In both of my companies (Information Experts and Successful Culture), many times I’ve experienced the double-edged sword of getting a phone call from a company that has had a bad experience from a competitor.
Bad business experiences harm everyone.
They create mistrust, skepticism, anger, and resentment for the company seeking a solution. They tarnish the reputation and validity of service providers within the industry that didn’t deliver.
When a company receives a call to go in and pick up where the other company left off, or clean up a mess, they are stepping into a situation in which they have to work extra hard to gain trust.
If you are on the receiving end of that call, what are the steps you can take to ensure your company delivers, and hopefully builds a customer for life?
Here are the rules you should follow to launch a strong, trust-based relationship.
- Know that time to close may take longer. The company you are working with has already spent part of their budget on a failed solution. They may be reluctant to stroke another check, even though they know they need your service. There may be a trust issue which may take time to resolve.
- Know that you will have to provide details about how you work. Whatever process the former company used, it didn’t work. Your new client will want to know how you are different than the other company. They will likely want explanations of step-by-step processes you apply to do your work.
- Know that transparent, proactive communication will be essential for the success of this project. We leave extensive paper trails for all engagements. Every client knows at all times what they can expect from Successful Culture, what we expect from them, and what the status is of our work together. There is no room for ambiguity when delivering for a client.Communication breeds trust. Trust breeds loyalty. Loyalty breeds repeat business and referrals.
- Know that there is no place for trash-talking the other company. Remember that you are hearing only one side of the equation. The only thing you know for sure is that the two companies are no longer working together. It’s important to always take the high road, and not disparage another organization. Assume anything you would say would travel back to the other company. It only reflects poorly on you.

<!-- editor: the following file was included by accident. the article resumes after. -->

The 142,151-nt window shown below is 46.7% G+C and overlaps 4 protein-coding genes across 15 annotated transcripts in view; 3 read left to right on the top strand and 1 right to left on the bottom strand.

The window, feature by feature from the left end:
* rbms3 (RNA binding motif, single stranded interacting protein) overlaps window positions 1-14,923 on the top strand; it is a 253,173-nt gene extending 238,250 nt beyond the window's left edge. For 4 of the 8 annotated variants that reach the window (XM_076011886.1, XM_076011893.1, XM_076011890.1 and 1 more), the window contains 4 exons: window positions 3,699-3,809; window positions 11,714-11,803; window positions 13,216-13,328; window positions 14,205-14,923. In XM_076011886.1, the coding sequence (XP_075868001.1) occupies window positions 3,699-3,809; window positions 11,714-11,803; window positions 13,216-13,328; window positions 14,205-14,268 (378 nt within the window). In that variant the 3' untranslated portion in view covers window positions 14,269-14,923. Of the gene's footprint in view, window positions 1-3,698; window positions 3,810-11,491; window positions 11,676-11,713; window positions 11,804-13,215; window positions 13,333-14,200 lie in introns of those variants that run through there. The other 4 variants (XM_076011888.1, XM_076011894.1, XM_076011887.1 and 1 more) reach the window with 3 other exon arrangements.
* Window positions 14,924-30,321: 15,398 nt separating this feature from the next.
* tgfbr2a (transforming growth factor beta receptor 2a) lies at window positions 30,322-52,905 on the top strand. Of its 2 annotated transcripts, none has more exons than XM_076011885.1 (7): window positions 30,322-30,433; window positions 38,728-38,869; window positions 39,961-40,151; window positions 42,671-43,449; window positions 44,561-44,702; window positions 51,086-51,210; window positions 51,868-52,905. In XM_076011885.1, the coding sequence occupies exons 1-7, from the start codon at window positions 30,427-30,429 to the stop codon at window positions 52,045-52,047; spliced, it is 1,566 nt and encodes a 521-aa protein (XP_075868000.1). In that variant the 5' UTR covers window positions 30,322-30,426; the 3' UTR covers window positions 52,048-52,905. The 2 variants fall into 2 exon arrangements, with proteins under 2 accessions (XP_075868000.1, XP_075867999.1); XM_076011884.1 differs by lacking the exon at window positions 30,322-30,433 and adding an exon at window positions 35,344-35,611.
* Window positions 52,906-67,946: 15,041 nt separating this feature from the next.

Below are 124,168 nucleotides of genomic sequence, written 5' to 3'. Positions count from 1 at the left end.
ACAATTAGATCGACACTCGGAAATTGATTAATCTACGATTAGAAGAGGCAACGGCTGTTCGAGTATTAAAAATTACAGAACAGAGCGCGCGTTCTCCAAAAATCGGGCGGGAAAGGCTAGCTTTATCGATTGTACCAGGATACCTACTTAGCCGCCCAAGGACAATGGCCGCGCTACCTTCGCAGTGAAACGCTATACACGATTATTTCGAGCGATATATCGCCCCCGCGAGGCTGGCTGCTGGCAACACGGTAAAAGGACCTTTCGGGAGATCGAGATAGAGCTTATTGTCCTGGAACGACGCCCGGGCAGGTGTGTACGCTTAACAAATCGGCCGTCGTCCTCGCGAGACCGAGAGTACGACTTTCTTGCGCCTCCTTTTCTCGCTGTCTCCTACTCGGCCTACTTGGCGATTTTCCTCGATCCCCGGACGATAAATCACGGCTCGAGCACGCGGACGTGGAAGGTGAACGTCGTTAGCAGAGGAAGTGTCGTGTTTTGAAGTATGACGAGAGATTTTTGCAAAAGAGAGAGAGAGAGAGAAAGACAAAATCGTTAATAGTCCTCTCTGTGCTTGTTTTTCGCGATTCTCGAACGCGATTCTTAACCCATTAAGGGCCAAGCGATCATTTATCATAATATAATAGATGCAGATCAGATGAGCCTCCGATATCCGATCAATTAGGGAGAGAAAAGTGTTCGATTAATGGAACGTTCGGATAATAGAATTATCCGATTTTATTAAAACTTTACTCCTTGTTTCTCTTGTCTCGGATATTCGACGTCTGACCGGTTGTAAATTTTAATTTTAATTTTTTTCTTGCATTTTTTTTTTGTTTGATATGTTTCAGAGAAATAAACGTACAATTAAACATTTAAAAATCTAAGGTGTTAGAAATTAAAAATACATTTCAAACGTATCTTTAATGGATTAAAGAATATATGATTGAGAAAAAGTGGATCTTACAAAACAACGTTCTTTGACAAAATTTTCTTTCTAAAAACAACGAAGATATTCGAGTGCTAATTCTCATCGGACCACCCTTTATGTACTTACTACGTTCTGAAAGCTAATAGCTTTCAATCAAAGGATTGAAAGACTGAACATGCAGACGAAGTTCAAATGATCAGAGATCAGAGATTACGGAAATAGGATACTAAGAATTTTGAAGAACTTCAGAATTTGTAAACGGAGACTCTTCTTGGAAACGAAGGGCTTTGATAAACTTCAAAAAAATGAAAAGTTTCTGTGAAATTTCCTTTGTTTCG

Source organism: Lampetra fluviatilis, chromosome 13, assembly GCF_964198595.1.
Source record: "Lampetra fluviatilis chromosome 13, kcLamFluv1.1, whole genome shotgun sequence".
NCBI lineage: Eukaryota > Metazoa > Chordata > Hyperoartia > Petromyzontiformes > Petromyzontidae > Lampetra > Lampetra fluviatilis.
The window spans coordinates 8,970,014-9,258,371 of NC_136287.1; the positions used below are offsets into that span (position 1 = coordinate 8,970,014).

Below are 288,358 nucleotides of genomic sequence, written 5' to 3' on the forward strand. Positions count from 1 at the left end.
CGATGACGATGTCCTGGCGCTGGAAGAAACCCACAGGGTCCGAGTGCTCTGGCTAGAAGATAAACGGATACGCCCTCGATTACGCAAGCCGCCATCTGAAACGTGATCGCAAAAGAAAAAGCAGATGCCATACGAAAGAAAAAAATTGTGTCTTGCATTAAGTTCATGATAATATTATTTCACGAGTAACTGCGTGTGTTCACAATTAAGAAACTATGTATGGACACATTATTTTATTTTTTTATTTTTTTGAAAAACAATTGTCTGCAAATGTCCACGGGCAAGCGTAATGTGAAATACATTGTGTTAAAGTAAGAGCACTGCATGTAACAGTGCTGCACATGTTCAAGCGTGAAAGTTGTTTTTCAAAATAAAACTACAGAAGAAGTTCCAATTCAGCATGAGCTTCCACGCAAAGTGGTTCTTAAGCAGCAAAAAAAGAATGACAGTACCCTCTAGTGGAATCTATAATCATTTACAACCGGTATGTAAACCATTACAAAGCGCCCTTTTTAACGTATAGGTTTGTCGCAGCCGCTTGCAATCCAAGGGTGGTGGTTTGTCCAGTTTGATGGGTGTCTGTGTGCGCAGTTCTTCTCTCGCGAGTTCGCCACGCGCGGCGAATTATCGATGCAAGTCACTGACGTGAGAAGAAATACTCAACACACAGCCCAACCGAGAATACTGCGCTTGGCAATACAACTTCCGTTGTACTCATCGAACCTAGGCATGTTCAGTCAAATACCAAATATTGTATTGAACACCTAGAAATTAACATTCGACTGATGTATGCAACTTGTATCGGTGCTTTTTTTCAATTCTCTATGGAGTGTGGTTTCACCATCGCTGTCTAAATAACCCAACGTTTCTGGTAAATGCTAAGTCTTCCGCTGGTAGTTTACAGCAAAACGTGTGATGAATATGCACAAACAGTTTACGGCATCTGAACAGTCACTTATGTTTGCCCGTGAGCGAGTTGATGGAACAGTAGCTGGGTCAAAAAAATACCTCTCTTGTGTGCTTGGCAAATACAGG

- Know that you must protect yourself by doing a comprehensive needs analysis, communicating a clearly defined scope, communicating clear expectations for both parties, and not agreeing to something you can’t deliver.
It is possible to transform a bad situation into something positive. By following these rules, chances are high that you will create a customer for life.
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About Successful Culture
We work with business owners, CEOs, and leadership teams that want to achieve their greatest personal & organizational potential. Through coaching, strategic consulting, retreat facilitation, and workshops, we equip leaders & emerging leaders with the mindset, tools, strategies, and processes they need to excel.
Please check out my Inc. Magazine columns on my Author Page too.
Learn about the 12 Habits of Horrible Leaders, and How to Break Them.
Wishing you joy and success on your journey!
CEO, Successful Culture
“Taking Leaders from Triage to Transformation.”